“O my God, incline Your ear and hear. Open Your eyes and see our desolations, and the city that is called by Your name. For we do not present our pleas before You because of our righteousness, but because of Your great mercy. O Lord, hear; O Lord, forgive. O Lord, pay attention and act. Delay not, for Your own sake, O my God, because Your city and Your people are called by Your name.”
Prayer is everywhere. It is universal, even in Hollywood. Perhaps you have seen the movie Talladega Nights starring actor Will Ferrell playing the ridiculous NASCAR driver Ricky Bobby. In this heavily comedic movie, there is an interesting and irreverent prayer scene. Ricky prays to “baby Jesus, tiny Jesus in His golden fleece diaper.” And his wife Carly responds by saying, “I want you to do this grace good so that God will let us win tomorrow!” In like manner, perhaps you have seen Meet the Parents, where Ben Stiller, playing the role of Greg, is forced to pray in front of his new family. His prayer includes this gem: “And we thank You, O sweet Lord of Hosts, for the smorgasbord You have so aptly lain at our table this day and each day, by day, day by day, by day.” Maybe you are a fan of older movies, like the 1965 Jimmy Stewart classic Shenandoah. Jimmy prays, “Lord, we cleared this land. We plowed it, sowed it, and harvest it. We cook the harvest. It wouldn’t be here and we wouldn’t be eating it if we hadn’t done it all ourselves. We worked dog-bone hard for every crumb and morsel, but we thank You Lord just the same for the food we’re about to eat, amen.” Interestingly, these three prayers have something in common: a lack of honest vulnerability and blatant inauthenticity.
It is clear that as humans, we are fixated on the idea of prayer—the idea of calling out our thoughts, desires, and praises to something or someone that is not us. In today’s passage, we find ourselves in the midst of another prayer—Daniel’s prayer to God.
Daniel was a person like you and me—someone trying to follow God in a society, country, and culture that either had long forgotten Him or had never known Him. Sure, they had known the idea of God. Babylon would have been considered a religious culture, a culture full of many co-existing gods. But they were powerless because they did not know the one true God. This covenant-keeping Lord is the Lord of Daniel’s people, the God of Israel. The problem is that Israel had forgotten their God. They had transgressed His covenant time and time again, forsaking their relationship with their Lord and Maker, forsaking protection, forsaking life. And so God justly poured out His anger on His people and let the mighty nation of Babylon rule over Israel. However, God was also pouring out His mercy on at least one Israelite—Daniel. God would use Daniel to be a prophet, one who would speak God’s words in this time of exile and judgment. Left in a circumstance of utter desperation, seeking for Jerusalem to be spared, Daniel cried out to the one and only true recipient of prayer. The prayer is only fifteen verses, but Daniel referenced God an astonishing 56 times. Praying to God is Daniel’s foundation and should be ours as well, but like Daniel, we also need to be honest with Him, “for we do not present our pleas before (God) because of our righteousness, but because of (God’s) great mercy” (Dan 9:18b).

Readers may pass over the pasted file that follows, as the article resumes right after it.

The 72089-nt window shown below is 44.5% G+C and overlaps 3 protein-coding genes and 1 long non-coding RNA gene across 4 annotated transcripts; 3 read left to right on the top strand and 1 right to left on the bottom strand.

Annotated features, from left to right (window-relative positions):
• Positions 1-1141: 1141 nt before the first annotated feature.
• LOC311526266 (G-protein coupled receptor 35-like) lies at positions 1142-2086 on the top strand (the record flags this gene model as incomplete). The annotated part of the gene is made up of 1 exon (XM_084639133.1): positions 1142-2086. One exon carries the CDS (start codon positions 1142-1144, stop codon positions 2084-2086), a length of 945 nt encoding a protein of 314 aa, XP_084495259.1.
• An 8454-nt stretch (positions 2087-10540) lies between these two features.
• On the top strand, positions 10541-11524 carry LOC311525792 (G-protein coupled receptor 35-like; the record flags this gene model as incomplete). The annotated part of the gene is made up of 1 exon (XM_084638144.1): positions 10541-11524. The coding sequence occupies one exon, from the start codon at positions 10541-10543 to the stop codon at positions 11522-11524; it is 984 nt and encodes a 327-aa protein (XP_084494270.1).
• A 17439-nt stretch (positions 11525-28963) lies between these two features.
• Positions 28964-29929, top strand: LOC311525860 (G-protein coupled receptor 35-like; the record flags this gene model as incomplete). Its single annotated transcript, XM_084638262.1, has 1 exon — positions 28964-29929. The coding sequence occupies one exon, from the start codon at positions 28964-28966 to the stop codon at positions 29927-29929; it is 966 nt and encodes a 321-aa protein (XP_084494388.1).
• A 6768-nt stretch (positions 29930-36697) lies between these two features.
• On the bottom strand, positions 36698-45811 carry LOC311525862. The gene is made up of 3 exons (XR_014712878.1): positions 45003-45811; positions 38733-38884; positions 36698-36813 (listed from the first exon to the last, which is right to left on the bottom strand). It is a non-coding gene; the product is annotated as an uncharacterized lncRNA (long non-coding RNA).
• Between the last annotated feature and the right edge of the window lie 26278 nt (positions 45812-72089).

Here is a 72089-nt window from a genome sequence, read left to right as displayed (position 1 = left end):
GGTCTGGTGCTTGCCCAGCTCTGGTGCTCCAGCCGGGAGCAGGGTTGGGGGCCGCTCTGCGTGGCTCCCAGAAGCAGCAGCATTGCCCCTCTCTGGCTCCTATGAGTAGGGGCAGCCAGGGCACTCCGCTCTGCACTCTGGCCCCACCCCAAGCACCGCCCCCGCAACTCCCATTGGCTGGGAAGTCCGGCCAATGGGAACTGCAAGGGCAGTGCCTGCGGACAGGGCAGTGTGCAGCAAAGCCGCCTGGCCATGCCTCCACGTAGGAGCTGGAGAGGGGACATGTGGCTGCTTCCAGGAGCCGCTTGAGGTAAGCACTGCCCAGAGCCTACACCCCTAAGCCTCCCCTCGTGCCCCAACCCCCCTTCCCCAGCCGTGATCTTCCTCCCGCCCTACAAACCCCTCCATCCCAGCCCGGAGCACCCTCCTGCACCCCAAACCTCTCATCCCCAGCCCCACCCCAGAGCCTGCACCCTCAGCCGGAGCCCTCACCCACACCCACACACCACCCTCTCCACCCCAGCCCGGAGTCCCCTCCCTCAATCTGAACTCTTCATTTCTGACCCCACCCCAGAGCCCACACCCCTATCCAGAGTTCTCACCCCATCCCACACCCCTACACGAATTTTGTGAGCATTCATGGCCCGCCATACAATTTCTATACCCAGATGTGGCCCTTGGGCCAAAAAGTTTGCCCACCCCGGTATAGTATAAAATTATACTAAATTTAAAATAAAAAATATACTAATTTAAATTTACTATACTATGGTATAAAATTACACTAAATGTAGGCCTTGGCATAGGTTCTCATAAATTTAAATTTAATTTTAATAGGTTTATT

This brings us to our main point: Are we praying vulnerably? Daniel's prayer is not only God-directed, but also honest, petitioning the raw reality of his heart. He is specific: crying out that God would show mercy to Jerusalem, that He would cut short her desolation. If we know God like Daniel, we know that God cares. We know that God especially cares for His people, and because God cares we can be honest. God is not manipulative. He can be trusted. He does not have a religious formula for our prayers, but instead He wants us to be relationally sincere. Like a little kid eagerly running to Santa's lap, we too can run to our heavenly Father and sit on His lap, praying our lives. Daniel knew one way in which God would answer his prayer (in regard to Jerusalem), but he may not have realized how God would ultimately answer his prayer.
You see, several hundred years later another Jewish man, Jesus Christ, was in a time of exile and judgment. Just before His death, Jesus went to the garden of Gethsemane and cried out to God with the raw reality of His heart, “My Father, if it be possible, let this cup pass from Me; nevertheless, not as I will, but as You will” (Matt 26:39). Jesus is the greater Daniel, whereas Daniel prayed that Israel would be spared, Jesus is submitting to be crushed. Just a few days after the garden, we read of Jesus in the greatest moment of exile and judgment this side of hell—the cross at Calvary. And He prayed to God, “Father, forgive them, for they know not what they do.” That prayer was from God to God, and for you and me. You may have never thought about it before, but Jesus was praying for you. You and I are the ones who know not what we do. You and I are the ones who pray imperfectly and selfishly. God used Daniel to spare His people from destruction, but God used Jesus to be destroyed so that you and I could be spared. This is the Gospel and this is the good news indeed. You see, we are in deep trouble if our relationship with God is founded on our prayers to God, on our ability to talk to God. Jesus is telling us that because our sin is so great, in order to know God we must accept His prayers for us. His perfect life, His death, all of it is a prayer for us. Jesus became vulnerable for us. Jesus prays for us, so let us receive His prayers, and present our pleas vulnerably and humbly before our God of great mercy.